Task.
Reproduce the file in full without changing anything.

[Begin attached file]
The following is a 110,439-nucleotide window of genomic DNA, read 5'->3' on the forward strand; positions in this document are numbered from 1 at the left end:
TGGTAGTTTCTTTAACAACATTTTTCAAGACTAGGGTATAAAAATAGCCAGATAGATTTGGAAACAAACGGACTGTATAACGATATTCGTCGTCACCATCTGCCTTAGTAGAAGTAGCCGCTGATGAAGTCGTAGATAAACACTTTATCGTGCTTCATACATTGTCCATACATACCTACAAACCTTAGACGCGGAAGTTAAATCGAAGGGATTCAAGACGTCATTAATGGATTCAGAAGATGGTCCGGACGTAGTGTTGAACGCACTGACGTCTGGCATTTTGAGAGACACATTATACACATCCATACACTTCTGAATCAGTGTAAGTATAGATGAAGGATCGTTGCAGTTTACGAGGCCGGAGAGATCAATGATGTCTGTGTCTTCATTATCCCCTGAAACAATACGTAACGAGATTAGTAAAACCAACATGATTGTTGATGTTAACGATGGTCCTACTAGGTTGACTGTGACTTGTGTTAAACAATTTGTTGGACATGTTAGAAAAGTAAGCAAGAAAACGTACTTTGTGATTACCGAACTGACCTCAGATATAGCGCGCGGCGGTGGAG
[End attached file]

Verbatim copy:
The following is a 110,439-nucleotide window of genomic DNA, read 5'->3' on the forward strand; positions in this document are numbered from 1 at the left end:
TGGTAGTTTCTTTAACAACATTTTTCAAGACTAGGGTATAAAAATAGCCAGATAGATTTGGAAACAAACGGACTGTATAACGATATTCGTCGTCACCATCTGCCTTAGTAGAAGTAGCCGCTGATGAAGTCGTAGATAAACACTTTATCGTGCTTCATACATTGTCCATACATACCTACAAACCTTAGACGCGGAAGTTAAATCGAAGGGATTCAAGACGTCATTAATGGATTCAGAAGATGGTCCGGACGTAGTGTTGAACGCACTGACGTCTGGCATTTTGAGAGACACATTATACACATCCATACACTTCTGAATCAGTGTAAGTATAGATGAAGGATCGTTGCAGTTTACGAGGCCGGAGAGATCAATGATGTCTGTGTCTTCATTATCCCCTGAAACAATACGTAACGAGATTAGTAAAACCAACATGATTGTTGATGTTAACGATGGTCCTACTAGGTTGACTGTGACTTGTGTTAAACAATTTGTTGGACATGTTAGAAAAGTAAGCAAGAAAACGTACTTTGTGATTACCGAACTGACCTCAGATATAGCGCGCGGCGGTGGAG